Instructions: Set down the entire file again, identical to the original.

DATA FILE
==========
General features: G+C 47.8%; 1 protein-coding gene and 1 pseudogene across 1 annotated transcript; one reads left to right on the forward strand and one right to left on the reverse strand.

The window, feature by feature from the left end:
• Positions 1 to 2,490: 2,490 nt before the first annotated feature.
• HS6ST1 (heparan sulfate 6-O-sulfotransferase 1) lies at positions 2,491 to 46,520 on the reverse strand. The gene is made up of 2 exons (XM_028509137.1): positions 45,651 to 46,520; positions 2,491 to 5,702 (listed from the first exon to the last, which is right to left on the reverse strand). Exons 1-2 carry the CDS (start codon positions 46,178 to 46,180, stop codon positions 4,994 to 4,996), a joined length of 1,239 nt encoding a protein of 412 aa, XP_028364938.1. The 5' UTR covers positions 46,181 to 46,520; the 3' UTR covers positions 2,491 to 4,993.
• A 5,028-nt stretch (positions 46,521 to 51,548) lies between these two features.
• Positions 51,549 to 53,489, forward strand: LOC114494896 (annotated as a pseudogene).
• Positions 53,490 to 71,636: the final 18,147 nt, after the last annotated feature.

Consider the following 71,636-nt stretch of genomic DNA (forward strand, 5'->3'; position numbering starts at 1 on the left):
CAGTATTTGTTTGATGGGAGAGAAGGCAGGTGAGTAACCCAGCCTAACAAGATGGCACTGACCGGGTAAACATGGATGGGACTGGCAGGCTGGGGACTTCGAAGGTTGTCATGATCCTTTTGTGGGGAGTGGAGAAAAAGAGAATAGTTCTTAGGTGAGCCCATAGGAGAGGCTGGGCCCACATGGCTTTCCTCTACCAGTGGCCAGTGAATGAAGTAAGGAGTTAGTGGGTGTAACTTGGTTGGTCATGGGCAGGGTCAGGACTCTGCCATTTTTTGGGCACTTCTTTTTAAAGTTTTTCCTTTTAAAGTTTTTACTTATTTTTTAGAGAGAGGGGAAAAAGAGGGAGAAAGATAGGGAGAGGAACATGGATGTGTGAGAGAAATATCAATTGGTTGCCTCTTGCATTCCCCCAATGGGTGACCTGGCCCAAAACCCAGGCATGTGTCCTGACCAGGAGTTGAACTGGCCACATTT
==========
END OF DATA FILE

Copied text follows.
General features: G+C 47.8%; 1 protein-coding gene and 1 pseudogene across 1 annotated transcript; one reads left to right on the forward strand and one right to left on the reverse strand.

The window, feature by feature from the left end:
• Positions 1 to 2,490: 2,490 nt before the first annotated feature.
• HS6ST1 (heparan sulfate 6-O-sulfotransferase 1) lies at positions 2,491 to 46,520 on the reverse strand. The gene is made up of 2 exons (XM_028509137.1): positions 45,651 to 46,520; positions 2,491 to 5,702 (listed from the first exon to the last, which is right to left on the reverse strand). Exons 1-2 carry the CDS (start codon positions 46,178 to 46,180, stop codon positions 4,994 to 4,996), a joined length of 1,239 nt encoding a protein of 412 aa, XP_028364938.1. The 5' UTR covers positions 46,181 to 46,520; the 3' UTR covers positions 2,491 to 4,993.
• A 5,028-nt stretch (positions 46,521 to 51,548) lies between these two features.
• Positions 51,549 to 53,489, forward strand: LOC114494896 (annotated as a pseudogene).
• Positions 53,490 to 71,636: the final 18,147 nt, after the last annotated feature.

Consider the following 71,636-nt stretch of genomic DNA (forward strand, 5'->3'; position numbering starts at 1 on the left):
CAGTATTTGTTTGATGGGAGAGAAGGCAGGTGAGTAACCCAGCCTAACAAGATGGCACTGACCGGGTAAACATGGATGGGACTGGCAGGCTGGGGACTTCGAAGGTTGTCATGATCCTTTTGTGGGGAGTGGAGAAAAAGAGAATAGTTCTTAGGTGAGCCCATAGGAGAGGCTGGGCCCACATGGCTTTCCTCTACCAGTGGCCAGTGAATGAAGTAAGGAGTTAGTGGGTGTAACTTGGTTGGTCATGGGCAGGGTCAGGACTCTGCCATTTTTTGGGCACTTCTTTTTAAAGTTTTTCCTTTTAAAGTTTTTACTTATTTTTTAGAGAGAGGGGAAAAAGAGGGAGAAAGATAGGGAGAGGAACATGGATGTGTGAGAGAAATATCAATTGGTTGCCTCTTGCATTCCCCCAATGGGTGACCTGGCCCAAAACCCAGGCATGTGTCCTGACCAGGAGTTGAACTGGCCACATTT